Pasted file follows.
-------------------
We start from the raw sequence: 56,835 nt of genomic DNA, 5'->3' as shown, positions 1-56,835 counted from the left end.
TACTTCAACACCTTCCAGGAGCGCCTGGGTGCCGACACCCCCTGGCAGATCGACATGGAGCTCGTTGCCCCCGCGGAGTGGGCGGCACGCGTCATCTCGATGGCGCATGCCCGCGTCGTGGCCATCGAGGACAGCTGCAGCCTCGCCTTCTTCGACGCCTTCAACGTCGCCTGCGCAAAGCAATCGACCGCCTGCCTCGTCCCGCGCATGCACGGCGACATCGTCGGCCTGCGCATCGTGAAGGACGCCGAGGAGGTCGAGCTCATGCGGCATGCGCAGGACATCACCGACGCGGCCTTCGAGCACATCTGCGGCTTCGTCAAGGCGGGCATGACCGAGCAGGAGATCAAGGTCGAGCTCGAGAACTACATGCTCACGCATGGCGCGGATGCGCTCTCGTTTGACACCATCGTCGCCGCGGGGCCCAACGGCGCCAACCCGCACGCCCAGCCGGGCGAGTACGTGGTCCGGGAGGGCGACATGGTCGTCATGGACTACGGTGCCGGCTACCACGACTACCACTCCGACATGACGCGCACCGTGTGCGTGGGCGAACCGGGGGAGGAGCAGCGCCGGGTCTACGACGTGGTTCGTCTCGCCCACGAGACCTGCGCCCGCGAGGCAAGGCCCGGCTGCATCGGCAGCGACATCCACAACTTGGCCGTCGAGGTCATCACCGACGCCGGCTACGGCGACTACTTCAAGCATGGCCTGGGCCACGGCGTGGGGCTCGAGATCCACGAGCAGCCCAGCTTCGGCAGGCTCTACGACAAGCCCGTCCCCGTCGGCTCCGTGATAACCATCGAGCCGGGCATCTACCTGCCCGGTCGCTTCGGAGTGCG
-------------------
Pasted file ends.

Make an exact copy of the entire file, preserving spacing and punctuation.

We start from the raw sequence: 56,835 nt of genomic DNA, 5'->3' as shown, positions 1-56,835 counted from the left end.
TACTTCAACACCTTCCAGGAGCGCCTGGGTGCCGACACCCCCTGGCAGATCGACATGGAGCTCGTTGCCCCCGCGGAGTGGGCGGCACGCGTCATCTCGATGGCGCATGCCCGCGTCGTGGCCATCGAGGACAGCTGCAGCCTCGCCTTCTTCGACGCCTTCAACGTCGCCTGCGCAAAGCAATCGACCGCCTGCCTCGTCCCGCGCATGCACGGCGACATCGTCGGCCTGCGCATCGTGAAGGACGCCGAGGAGGTCGAGCTCATGCGGCATGCGCAGGACATCACCGACGCGGCCTTCGAGCACATCTGCGGCTTCGTCAAGGCGGGCATGACCGAGCAGGAGATCAAGGTCGAGCTCGAGAACTACATGCTCACGCATGGCGCGGATGCGCTCTCGTTTGACACCATCGTCGCCGCGGGGCCCAACGGCGCCAACCCGCACGCCCAGCCGGGCGAGTACGTGGTCCGGGAGGGCGACATGGTCGTCATGGACTACGGTGCCGGCTACCACGACTACCACTCCGACATGACGCGCACCGTGTGCGTGGGCGAACCGGGGGAGGAGCAGCGCCGGGTCTACGACGTGGTTCGTCTCGCCCACGAGACCTGCGCCCGCGAGGCAAGGCCCGGCTGCATCGGCAGCGACATCCACAACTTGGCCGTCGAGGTCATCACCGACGCCGGCTACGGCGACTACTTCAAGCATGGCCTGGGCCACGGCGTGGGGCTCGAGATCCACGAGCAGCCCAGCTTCGGCAGGCTCTACGACAAGCCCGTCCCCGTCGGCTCCGTGATAACCATCGAGCCGGGCATCTACCTGCCCGGTCGCTTCGGAGTGCG